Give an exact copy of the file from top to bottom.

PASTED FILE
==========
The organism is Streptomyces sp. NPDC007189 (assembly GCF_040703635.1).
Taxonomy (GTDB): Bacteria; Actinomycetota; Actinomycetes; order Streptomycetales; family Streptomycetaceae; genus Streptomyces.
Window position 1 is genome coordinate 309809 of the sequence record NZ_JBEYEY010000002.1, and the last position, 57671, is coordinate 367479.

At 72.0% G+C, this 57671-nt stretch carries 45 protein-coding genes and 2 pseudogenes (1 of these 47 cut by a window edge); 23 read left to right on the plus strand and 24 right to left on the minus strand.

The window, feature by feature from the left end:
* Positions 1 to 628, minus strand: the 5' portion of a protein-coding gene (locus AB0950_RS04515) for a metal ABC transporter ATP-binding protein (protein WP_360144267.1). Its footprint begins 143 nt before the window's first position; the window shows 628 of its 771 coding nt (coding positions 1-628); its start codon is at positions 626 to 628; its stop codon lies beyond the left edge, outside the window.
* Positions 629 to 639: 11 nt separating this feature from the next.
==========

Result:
The organism is Streptomyces sp. NPDC007189 (assembly GCF_040703635.1).
Taxonomy (GTDB): Bacteria; Actinomycetota; Actinomycetes; order Streptomycetales; family Streptomycetaceae; genus Streptomyces.
Window position 1 is genome coordinate 309809 of the sequence record NZ_JBEYEY010000002.1, and the last position, 57671, is coordinate 367479.

At 72.0% G+C, this 57671-nt stretch carries 45 protein-coding genes and 2 pseudogenes (1 of these 47 cut by a window edge); 23 read left to right on the plus strand and 24 right to left on the minus strand.

The window, feature by feature from the left end:
* Positions 1 to 628, minus strand: the 5' portion of a protein-coding gene (locus AB0950_RS04515) for a metal ABC transporter ATP-binding protein (protein WP_360144267.1). Its footprint begins 143 nt before the window's first position; the window shows 628 of its 771 coding nt (coding positions 1-628); its start codon is at positions 626 to 628; its stop codon lies beyond the left edge, outside the window.
* Positions 629 to 639: 11 nt separating this feature from the next.